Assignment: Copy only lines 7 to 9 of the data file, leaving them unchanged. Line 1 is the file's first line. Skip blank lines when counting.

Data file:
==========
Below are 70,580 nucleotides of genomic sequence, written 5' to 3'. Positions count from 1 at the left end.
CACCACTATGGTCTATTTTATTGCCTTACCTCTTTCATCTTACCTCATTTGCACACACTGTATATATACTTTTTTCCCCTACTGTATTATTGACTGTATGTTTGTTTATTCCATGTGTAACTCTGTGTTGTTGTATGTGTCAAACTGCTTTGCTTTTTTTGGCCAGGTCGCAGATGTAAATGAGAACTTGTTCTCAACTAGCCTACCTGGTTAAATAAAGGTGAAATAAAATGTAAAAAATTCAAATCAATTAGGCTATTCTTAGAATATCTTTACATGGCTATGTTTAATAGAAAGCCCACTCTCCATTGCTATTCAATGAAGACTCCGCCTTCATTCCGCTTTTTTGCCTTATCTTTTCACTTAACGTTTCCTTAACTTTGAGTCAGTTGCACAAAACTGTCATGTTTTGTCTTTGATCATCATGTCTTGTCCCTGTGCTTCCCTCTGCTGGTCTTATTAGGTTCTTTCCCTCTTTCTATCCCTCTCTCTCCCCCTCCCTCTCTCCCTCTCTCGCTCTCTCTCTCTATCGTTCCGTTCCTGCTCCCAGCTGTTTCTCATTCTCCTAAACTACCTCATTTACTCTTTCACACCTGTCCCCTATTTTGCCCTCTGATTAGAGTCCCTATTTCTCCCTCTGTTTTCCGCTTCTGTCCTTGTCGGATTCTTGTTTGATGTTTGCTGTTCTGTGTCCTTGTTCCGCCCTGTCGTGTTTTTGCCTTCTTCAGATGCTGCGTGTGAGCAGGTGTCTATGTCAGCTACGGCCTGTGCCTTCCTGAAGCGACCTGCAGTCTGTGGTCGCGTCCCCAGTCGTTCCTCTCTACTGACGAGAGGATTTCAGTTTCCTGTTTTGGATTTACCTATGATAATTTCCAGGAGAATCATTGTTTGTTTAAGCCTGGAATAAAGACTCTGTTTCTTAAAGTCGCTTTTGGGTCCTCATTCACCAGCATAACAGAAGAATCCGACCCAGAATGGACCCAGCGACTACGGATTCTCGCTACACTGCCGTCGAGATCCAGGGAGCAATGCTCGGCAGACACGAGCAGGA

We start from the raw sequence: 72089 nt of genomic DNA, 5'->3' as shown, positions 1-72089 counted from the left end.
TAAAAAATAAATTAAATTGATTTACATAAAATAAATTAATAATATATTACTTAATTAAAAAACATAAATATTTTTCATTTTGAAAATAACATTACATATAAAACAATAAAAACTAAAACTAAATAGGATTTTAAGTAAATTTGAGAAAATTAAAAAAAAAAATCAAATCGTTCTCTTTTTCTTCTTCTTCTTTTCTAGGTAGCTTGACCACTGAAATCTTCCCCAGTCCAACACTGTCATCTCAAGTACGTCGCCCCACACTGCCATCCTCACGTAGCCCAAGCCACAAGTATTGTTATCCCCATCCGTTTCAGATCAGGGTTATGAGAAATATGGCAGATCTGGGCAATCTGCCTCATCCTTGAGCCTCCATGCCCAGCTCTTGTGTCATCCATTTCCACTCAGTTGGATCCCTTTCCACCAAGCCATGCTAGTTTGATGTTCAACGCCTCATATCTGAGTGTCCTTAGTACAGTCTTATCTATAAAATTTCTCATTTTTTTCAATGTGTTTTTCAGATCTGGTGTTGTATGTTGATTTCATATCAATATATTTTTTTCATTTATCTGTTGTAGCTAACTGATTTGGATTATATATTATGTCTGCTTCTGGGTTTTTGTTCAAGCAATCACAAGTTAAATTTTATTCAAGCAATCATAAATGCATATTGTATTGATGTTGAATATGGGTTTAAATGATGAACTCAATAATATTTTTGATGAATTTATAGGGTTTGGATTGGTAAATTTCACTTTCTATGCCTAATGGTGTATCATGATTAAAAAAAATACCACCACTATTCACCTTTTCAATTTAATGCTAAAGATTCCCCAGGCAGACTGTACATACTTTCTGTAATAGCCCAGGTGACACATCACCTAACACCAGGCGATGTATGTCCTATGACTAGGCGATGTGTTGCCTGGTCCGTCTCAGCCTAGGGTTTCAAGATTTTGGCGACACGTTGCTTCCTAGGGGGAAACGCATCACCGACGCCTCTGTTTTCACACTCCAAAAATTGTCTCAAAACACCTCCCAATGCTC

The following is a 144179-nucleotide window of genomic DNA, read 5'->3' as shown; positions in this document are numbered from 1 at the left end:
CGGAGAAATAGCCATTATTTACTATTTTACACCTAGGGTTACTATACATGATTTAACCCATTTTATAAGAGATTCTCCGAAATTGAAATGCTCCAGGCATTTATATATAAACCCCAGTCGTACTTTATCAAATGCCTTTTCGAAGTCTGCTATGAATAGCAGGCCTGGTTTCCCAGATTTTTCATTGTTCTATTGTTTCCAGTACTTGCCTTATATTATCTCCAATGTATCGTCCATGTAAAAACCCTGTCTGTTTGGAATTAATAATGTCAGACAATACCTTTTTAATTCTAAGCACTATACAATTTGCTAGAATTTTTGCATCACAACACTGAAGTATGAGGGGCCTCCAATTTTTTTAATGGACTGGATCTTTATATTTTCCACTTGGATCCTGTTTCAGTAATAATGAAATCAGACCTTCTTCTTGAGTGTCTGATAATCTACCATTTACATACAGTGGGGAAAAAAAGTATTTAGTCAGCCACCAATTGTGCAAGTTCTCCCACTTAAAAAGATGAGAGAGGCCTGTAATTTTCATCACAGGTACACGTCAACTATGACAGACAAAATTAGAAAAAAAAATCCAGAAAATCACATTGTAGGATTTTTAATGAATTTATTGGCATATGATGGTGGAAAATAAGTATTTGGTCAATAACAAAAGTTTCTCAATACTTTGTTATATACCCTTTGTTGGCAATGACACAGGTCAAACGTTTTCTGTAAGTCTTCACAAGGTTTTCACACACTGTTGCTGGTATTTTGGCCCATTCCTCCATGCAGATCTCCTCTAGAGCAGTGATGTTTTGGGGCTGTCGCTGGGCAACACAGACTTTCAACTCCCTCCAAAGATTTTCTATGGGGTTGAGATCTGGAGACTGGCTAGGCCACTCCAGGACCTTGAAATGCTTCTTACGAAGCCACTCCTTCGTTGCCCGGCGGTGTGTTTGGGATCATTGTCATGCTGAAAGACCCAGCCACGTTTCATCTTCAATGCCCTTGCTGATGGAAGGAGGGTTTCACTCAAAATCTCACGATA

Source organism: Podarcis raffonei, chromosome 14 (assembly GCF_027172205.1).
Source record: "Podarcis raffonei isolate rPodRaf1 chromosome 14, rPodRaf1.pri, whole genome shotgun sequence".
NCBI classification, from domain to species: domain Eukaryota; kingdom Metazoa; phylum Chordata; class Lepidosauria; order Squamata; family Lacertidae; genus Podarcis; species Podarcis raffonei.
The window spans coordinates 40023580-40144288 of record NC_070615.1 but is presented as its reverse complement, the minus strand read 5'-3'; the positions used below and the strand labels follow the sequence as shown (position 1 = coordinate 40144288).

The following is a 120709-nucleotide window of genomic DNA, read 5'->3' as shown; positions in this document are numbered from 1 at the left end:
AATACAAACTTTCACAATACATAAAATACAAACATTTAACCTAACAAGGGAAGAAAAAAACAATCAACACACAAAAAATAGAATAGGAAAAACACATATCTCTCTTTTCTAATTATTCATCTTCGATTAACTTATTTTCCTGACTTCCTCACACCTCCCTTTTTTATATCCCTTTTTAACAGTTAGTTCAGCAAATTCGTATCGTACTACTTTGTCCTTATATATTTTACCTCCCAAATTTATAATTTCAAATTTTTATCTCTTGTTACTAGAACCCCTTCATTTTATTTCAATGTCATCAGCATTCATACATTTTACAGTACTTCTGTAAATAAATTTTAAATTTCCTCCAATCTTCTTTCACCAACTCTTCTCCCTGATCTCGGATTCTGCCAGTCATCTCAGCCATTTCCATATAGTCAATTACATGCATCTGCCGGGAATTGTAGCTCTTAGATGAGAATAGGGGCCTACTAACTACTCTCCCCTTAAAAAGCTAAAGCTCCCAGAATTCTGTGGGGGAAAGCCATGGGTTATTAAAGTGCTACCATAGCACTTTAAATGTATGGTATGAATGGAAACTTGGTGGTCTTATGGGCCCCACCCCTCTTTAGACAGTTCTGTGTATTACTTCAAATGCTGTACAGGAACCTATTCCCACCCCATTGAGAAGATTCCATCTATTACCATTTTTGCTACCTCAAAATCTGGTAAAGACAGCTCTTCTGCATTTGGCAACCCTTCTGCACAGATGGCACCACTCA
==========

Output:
Source organism: Podarcis raffonei, chromosome 14 (assembly GCF_027172205.1).
Source record: "Podarcis raffonei isolate rPodRaf1 chromosome 14, rPodRaf1.pri, whole genome shotgun sequence".
NCBI classification, from domain to species: domain Eukaryota; kingdom Metazoa; phylum Chordata; class Lepidosauria; order Squamata; family Lacertidae; genus Podarcis; species Podarcis raffonei.